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Alfred O. C. Nier
A laboratory with national and international significance to physics and myriad sister disciplines, and a scholar whose design and improvement of strategic technology were honored as part of the APS Historic Sites Initiative.
On October 29, 2012, APS President-elect Michael Turner presented a plaque to the University of Minnesota (UM) in recognition of the role the John Torrence Tate Laboratory and Alfred O. C. Nier, one of its most prolific scientists, have had on design of instruments that set new standards internationally. Achievements involved the development and application of mass spectrometry, including the first-ever separation of the Uranium-235 isotope.
Ronald A. Poling, Head of the Department of Physics and Astronomy, accepted the plaque on behalf of the department and university. The citation on the plaque reads: "Alfred O. C. Nier and the Tate Laboratory of Physics: At this site, from 1936 to 1994, Alfred Nier designed and developed mass spectrometers with which he pioneered critical research in nuclear physics, isotopic and chemical analysis, biochemistry, geophysics, geochemistry, earth and planetary atmospheres, diagnostic devices, and industrial applications."
Beginning in the late 1930's, UM Professor Nier, whose bachelors and masters degrees are in electrical engineering, labored in the Tate Laboratory, where he designed and built increasingly sensitive mass spectrometers, perfecting a technology with applications ranging from leak detection to homeland security.
Most dramatically, on February 28 and 29, 1940, Nier completed the first ever separation of the U-235 isotope. At the urging of Enrico Fermi, Nier had designed and constructed a new mass spectrometer specifically to do this separation. He received samples of uranium hexafluoride from Professor John Dunning at Columbia University, but found that this volatile material was unusable in his mass spectrometer. Instead, Nier analyzed small quantities of uranium tetrachloride and tetrabromide that he had brought with him from Harvard University, where he had been a postdoctoral associate.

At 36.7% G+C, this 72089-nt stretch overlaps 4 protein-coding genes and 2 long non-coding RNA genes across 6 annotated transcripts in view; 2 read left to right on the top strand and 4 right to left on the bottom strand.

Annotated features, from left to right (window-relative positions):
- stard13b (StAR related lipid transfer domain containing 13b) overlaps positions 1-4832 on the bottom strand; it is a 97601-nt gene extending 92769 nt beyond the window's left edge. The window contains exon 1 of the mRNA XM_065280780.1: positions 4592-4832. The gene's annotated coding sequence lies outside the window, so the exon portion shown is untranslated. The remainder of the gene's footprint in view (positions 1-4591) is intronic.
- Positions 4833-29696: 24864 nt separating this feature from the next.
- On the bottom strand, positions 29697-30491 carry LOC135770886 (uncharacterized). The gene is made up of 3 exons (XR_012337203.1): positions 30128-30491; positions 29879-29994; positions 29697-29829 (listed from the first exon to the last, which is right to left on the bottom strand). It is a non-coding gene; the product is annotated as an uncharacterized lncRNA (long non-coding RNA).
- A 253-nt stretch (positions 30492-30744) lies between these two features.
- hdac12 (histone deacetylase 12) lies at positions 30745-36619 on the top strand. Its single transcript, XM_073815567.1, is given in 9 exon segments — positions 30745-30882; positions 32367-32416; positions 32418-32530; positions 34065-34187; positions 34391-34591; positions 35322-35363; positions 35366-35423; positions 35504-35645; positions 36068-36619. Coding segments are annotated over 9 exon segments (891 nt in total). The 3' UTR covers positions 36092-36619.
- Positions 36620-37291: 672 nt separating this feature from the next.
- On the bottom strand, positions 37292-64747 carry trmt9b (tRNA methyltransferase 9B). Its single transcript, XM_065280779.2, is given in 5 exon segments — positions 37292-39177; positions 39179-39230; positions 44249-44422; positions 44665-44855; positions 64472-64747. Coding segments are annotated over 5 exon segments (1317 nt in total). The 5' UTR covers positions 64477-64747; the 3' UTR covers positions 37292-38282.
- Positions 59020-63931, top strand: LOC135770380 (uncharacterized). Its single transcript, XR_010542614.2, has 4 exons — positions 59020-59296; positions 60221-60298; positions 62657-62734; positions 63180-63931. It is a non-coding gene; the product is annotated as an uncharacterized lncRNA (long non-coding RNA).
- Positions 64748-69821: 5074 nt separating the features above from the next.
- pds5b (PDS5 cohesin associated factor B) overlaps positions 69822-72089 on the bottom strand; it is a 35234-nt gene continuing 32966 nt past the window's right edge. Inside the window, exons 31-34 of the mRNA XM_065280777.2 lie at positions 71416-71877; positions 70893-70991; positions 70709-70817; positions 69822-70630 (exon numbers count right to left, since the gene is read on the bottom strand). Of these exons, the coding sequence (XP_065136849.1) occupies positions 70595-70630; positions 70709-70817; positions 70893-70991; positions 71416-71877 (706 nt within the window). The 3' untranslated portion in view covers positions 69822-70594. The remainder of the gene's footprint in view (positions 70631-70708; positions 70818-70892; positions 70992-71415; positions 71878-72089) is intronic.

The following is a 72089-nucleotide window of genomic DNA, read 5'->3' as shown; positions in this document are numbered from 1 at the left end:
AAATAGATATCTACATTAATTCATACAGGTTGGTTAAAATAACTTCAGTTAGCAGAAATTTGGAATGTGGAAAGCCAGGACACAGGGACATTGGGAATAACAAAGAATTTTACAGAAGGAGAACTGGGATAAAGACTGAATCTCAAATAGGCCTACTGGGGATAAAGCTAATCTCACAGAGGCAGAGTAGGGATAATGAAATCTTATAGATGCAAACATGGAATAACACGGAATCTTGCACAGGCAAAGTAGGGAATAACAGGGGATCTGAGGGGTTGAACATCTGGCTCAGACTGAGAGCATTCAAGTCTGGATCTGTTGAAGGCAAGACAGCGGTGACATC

By the afternoon of February 29, Nier had used his mass spectrometer to separate samples that he believed to be U-235. He pasted them onto a piece of nickel foil, which he affixed to the margin of a handwritten letter, which he mailed to Professor Dunning at the main Minneapolis Post Office. Dunning received the letter on March 1 and that night bombarded Nier's samples with neutrons from the Columbia Cyclotron. By the next morning Dunning sent word that Nier's mass spectrometer had indeed separated the world's first sample of the fissile component of uranium.
Following this achievement, Nier continued mass spectrometer development, with a particular goal of testing for leaks in uranium gas diffusion plants. Subsequently, he developed miniaturized mass spectrometers for use in space probes, primarily to analyze the atmospheres of other bodies in our solar system. The Martian crater "Nier" is named after him.
Nier's work on mass spectrometer development is not the only significant role that Tate Laboratory has played in the history of physics. It also figures prominently in the story of the APS journals. Tate hosted the offices of the Physical Review between the 1920's and the early 1950's, and in 1929 was the site of the founding of the journal Reviews of Modern Physics.